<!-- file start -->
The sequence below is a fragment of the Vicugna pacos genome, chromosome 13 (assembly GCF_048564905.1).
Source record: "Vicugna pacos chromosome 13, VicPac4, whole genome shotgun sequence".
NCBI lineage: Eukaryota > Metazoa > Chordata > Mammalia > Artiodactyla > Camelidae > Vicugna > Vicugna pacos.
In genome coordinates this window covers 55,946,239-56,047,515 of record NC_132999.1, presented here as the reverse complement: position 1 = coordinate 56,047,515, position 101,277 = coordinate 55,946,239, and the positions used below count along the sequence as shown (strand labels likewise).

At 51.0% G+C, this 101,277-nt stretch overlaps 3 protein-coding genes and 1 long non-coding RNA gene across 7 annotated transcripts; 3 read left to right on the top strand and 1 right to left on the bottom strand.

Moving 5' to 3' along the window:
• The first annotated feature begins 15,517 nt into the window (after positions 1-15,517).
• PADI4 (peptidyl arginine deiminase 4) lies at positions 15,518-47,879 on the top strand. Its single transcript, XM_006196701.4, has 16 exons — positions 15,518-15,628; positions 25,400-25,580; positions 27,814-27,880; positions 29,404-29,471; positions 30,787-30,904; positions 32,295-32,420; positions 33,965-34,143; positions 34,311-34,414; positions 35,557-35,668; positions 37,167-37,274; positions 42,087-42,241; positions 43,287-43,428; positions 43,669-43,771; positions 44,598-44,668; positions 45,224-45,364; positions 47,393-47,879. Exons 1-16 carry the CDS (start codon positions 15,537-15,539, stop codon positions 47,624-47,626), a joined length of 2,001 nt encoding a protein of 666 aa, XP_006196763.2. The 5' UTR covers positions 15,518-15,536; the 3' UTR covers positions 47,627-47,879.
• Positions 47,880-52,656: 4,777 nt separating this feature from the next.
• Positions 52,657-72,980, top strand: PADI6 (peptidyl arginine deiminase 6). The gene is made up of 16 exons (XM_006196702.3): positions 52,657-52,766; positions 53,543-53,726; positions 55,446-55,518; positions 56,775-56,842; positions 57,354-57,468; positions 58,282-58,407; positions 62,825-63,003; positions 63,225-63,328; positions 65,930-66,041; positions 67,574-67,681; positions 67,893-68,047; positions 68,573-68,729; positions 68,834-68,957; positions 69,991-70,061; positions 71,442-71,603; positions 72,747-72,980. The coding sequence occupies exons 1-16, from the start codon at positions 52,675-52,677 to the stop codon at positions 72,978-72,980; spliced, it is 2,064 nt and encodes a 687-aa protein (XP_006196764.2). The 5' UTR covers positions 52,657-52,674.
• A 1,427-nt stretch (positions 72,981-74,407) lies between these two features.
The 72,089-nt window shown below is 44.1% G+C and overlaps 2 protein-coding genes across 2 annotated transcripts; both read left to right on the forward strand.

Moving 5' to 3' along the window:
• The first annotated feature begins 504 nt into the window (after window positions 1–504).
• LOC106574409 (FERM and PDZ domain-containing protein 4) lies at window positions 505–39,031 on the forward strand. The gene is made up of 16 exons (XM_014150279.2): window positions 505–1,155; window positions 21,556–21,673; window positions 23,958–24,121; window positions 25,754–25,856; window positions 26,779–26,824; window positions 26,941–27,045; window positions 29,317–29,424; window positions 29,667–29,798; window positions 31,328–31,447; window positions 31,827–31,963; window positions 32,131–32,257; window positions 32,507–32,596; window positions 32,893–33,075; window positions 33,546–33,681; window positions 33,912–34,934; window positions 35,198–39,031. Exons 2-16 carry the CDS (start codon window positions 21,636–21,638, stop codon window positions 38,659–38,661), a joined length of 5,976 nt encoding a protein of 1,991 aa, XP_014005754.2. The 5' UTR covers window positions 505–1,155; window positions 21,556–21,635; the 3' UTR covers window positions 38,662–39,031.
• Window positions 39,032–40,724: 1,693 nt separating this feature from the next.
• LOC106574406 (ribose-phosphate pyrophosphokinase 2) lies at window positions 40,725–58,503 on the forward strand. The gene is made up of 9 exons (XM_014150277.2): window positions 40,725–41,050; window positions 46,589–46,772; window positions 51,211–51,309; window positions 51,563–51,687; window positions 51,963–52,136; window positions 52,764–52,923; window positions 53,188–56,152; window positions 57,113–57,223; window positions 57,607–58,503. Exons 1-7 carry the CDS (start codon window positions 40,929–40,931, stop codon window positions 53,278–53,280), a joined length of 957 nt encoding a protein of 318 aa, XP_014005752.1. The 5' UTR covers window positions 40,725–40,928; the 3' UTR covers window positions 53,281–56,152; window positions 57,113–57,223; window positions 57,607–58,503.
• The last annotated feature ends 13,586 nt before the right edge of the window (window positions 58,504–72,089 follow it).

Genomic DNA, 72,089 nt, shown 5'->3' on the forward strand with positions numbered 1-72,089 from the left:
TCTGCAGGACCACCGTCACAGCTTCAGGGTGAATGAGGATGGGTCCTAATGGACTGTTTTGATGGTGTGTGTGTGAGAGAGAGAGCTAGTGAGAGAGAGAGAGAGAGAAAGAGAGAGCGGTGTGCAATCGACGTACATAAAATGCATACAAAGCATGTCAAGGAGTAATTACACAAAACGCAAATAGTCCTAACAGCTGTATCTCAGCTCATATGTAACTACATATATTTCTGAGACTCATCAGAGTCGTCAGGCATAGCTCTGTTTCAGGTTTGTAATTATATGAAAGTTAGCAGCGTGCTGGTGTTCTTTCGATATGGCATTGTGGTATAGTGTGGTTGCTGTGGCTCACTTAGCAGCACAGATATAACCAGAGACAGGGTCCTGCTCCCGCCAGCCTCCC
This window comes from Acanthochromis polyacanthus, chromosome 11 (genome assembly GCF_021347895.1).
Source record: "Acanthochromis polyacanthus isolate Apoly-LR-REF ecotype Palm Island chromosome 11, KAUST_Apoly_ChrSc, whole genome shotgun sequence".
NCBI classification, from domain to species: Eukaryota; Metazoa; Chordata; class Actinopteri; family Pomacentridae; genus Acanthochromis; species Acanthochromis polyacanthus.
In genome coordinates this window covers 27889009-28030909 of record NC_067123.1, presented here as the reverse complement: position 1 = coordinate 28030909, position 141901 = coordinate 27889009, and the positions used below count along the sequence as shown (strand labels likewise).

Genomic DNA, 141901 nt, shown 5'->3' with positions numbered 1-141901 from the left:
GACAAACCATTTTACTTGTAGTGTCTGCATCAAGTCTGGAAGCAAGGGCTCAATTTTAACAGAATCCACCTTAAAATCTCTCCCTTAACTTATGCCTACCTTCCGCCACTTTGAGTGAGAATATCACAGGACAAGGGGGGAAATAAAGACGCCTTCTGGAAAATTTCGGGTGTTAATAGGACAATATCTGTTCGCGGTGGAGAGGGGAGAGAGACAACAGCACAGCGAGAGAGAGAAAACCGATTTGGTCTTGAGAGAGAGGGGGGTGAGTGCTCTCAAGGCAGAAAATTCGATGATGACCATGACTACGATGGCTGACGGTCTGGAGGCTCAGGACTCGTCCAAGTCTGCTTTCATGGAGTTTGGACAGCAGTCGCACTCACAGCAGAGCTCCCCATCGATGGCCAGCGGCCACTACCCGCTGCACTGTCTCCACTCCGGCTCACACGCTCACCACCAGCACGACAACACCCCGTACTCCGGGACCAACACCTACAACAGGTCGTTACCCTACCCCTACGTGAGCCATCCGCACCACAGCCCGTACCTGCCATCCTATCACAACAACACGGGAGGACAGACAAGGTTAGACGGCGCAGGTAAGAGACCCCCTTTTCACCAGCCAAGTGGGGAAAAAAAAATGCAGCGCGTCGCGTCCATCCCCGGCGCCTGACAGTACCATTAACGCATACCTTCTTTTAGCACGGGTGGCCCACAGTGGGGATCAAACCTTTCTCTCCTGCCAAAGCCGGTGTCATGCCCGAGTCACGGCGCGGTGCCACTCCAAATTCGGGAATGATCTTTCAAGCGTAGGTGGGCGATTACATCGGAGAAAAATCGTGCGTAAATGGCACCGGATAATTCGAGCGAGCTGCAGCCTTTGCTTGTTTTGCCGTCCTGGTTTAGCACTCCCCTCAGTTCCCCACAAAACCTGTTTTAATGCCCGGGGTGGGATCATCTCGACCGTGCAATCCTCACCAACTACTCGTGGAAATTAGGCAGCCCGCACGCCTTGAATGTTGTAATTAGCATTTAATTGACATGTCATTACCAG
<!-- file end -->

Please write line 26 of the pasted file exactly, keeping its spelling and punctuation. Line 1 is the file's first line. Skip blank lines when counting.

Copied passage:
GACAAACCATTTTACTTGTAGTGTCTGCATCAAGTCTGGAAGCAAGGGCTCAATTTTAACAGAATCCACCTTAAAATCTCTCCCTTAACTTATGCCTACCTTCCGCCACTTTGAGTGAGAATATCACAGGACAAGGGGGGAAATAAAGACGCCTTCTGGAAAATTTCGGGTGTTAATAGGACAATATCTGTTCGCGGTGGAGAGGGGAGAGAGACAACAGCACAGCGAGAGAGAGAAAACCGATTTGGTCTTGAGAGAGAGGGGGGTGAGTGCTCTCAAGGCAGAAAATTCGATGATGACCATGACTACGATGGCTGACGGTCTGGAGGCTCAGGACTCGTCCAAGTCTGCTTTCATGGAGTTTGGACAGCAGTCGCACTCACAGCAGAGCTCCCCATCGATGGCCAGCGGCCACTACCCGCTGCACTGTCTCCACTCCGGCTCACACGCTCACCACCAGCACGACAACACCCCGTACTCCGGGACCAACACCTACAACAGGTCGTTACCCTACCCCTACGTGAGCCATCCGCACCACAGCCCGTACCTGCCATCCTATCACAACAACACGGGAGGACAGACAAGGTTAGACGGCGCAGGTAAGAGACCCCCTTTTCACCAGCCAAGTGGGGAAAAAAAAATGCAGCGCGTCGCGTCCATCCCCGGCGCCTGACAGTACCATTAACGCATACCTTCTTTTAGCACGGGTGGCCCACAGTGGGGATCAAACCTTTCTCTCCTGCCAAAGCCGGTGTCATGCCCGAGTCACGGCGCGGTGCCACTCCAAATTCGGGAATGATCTTTCAAGCGTAGGTGGGCGATTACATCGGAGAAAAATCGTGCGTAAATGGCACCGGATAATTCGAGCGAGCTGCAGCCTTTGCTTGTTTTGCCGTCCTGGTTTAGCACTCCCCTCAGTTCCCCACAAAACCTGTTTTAATGCCCGGGGTGGGATCATCTCGACCGTGCAATCCTCACCAACTACTCGTGGAAATTAGGCAGCCCGCACGCCTTGAATGTTGTAATTAGCATTTAATTGACATGTCATTACCAG